||The evolution of the British pantomime dame from the 1880s as told by a number of contemporary “Dames”, Arthur Askey (1900-1982), Douglas Byng (1893-1988), Billy Dainty (1927-1986), Ian Evans, George Lacy, Paul Laidlaw, Terry Scott (1927-1994), and Jack Tripp (1922-2005).
ACE123.2 (00:02:00 - 00:11:04)
Actors making up and getting into costume. Song over about “the wonderful Pantomime Dame”. Victoria Wood describing the strange characters of pantomime, including the Dame. Billy Dainty as Widow Twanky. Credits. Victoria Wood on the Dame’s first appearance. Billy Dainty as Widow Twanky. Wood explains that the Dame connects with the audience both as a mother figure and as a man pretending to be a woman for an audience that sees through the pretence. Another Aladdin performance with Ian Evans. Wood VO explains the long cross-dressing tradition and deduces that the comic Dame character isstill important to the audience. Terry Scott as Dame Trot (Jack and the Beanstalk). Jack Tripp also as Dame Trot. Wood introduces John Morley who believes that the Dame is analogous to characters from seaside postcards. Ian Evans as Widow Twanky. Morley’s VO points out that the Dame arrived in British pantomime when Queen Victoria was on the throne. Early 19th century appearances included that of Joseph Grimaldi. The “red hot poker” sequence from Aladdin (production as 06:46) which derives from Grimaldi’s original. Victorian toy theatre. Photograph of early Dame. Photographs of James Rogers, “the first Widow Twanky” (1861). Photographs of Arthur Roberts, first Dame (Mrs Crusoe) to appear at Drury Lane, 1881. Dan Leno, who first appeared as a Dame in 1888.Wood asks what the essential characteristics of a Dame are.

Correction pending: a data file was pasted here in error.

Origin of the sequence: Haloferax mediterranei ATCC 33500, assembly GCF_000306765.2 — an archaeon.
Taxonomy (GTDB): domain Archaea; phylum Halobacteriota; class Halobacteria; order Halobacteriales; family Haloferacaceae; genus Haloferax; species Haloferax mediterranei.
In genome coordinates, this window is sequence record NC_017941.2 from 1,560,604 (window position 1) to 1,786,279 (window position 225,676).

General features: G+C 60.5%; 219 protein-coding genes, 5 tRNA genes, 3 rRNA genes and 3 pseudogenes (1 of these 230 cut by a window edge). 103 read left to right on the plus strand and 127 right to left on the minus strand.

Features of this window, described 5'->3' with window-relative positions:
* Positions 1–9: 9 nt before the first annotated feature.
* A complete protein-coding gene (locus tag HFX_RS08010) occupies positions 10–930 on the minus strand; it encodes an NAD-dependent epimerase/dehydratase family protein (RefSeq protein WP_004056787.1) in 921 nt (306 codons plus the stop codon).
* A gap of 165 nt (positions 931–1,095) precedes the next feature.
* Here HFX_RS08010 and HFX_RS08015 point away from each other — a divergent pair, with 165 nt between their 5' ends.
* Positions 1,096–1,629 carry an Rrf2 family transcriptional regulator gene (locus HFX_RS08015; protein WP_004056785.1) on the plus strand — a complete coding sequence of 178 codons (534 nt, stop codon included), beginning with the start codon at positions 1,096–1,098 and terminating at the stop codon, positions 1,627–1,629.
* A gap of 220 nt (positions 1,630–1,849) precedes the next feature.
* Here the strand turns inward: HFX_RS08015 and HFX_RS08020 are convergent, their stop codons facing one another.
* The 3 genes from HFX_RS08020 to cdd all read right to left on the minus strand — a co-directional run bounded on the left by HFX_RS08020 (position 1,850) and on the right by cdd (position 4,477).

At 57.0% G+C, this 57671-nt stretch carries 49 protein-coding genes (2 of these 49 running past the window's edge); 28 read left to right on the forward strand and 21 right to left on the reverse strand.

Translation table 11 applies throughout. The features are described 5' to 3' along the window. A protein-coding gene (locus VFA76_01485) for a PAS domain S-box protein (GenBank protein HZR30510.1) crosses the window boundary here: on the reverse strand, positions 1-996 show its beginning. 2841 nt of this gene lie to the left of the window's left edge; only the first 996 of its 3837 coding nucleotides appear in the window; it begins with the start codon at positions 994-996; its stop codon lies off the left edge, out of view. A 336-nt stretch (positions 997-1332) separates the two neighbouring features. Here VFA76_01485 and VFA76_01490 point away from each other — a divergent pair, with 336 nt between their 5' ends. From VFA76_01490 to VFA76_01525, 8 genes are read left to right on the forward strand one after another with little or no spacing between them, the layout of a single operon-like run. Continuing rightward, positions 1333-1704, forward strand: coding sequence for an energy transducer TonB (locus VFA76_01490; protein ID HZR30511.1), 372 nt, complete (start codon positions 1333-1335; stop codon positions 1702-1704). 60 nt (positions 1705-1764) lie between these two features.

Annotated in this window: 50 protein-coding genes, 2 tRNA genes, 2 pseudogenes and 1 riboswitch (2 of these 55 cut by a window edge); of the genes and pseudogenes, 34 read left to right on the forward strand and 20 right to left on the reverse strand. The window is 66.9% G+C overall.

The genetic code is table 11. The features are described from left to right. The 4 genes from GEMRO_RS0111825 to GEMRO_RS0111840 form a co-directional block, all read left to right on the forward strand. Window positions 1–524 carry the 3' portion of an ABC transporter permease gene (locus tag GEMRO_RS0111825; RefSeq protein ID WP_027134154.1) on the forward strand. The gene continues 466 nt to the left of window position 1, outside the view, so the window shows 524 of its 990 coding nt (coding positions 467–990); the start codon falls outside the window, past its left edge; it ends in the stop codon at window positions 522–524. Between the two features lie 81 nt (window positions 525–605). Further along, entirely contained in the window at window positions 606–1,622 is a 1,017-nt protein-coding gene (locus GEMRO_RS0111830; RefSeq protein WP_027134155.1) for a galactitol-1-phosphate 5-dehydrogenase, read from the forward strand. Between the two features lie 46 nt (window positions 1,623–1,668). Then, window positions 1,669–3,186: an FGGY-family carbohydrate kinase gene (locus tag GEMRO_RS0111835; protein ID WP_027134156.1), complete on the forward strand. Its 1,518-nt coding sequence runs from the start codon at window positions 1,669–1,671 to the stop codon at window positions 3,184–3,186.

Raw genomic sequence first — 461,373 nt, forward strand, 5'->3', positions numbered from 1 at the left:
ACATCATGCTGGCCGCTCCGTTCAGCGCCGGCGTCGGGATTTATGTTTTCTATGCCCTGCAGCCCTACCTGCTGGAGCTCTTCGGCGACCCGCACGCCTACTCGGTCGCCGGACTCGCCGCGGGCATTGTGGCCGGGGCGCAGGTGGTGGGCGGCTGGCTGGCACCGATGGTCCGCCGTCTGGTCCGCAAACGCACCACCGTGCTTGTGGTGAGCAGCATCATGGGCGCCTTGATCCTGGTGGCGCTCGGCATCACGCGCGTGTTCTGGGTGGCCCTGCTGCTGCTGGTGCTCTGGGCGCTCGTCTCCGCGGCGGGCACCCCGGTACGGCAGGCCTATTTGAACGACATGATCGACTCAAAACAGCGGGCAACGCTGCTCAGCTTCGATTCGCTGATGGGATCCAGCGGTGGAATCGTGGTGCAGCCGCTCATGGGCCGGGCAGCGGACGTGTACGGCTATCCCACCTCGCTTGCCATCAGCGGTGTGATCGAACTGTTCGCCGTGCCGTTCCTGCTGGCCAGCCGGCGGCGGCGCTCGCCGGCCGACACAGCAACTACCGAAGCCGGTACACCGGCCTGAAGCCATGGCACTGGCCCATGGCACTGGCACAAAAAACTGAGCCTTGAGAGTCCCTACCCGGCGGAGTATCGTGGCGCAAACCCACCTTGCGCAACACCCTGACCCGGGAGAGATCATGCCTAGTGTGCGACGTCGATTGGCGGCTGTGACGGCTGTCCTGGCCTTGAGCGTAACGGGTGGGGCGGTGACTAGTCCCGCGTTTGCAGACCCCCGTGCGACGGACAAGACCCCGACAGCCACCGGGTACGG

ACE123.3 (00:11:04 - 00:21:32)
Caption: “Duggie Byng was born in 1893.” Byng talks about Leno (photographs) as the model for the rest. Photographs of George Robey, George Graves, Old Mother Riley (Arthur Lucan), and Norman Evans as “low class” dames. Caption: “Arthur Askey first played ‘Dame’ in 1924.” Askey describes the Dame as the pivot of the pantomime. Photographs of Askey on stage. Film of George Robey getting into character. Askey emphasises that everyone should know the Dame is a man; photographs of him in costume. Byng says his characters have always been a little more upper class. Photographs of him in costume. He prefers to be thought of as the character he’s playing, not as a man playing a part. Caption: “George Lacy and Paul Laidlaw.” Lacy talks about playing Mother Goose and the contrast between his working class characters and his “posh” accent. Photographs of him in costume. Wood says that the Dame’s character is developed by each actor; the costumes change as regular fashions do. Caption: “Jack Tripp.” Tripp talks about how his make-up has changed over time, and how the character has to be a little more believable than formerly. Tripp in rehearsal and in performance. He quotes Ted Ray on Dame “movements”; his VO talks about the fine line between being a Dame and a female impersonator. Terry Scott in his dressing room. Caption: “Terry Scott.” Scott getting into costume; his VO about seeing Norman Evans in Humpty Dumpty. Billy Dainty getting into costume. Caption: “Billy Dainty.” Dainty’s VO on adding pathos to the character. He talks about taking malapropisms from his own mother.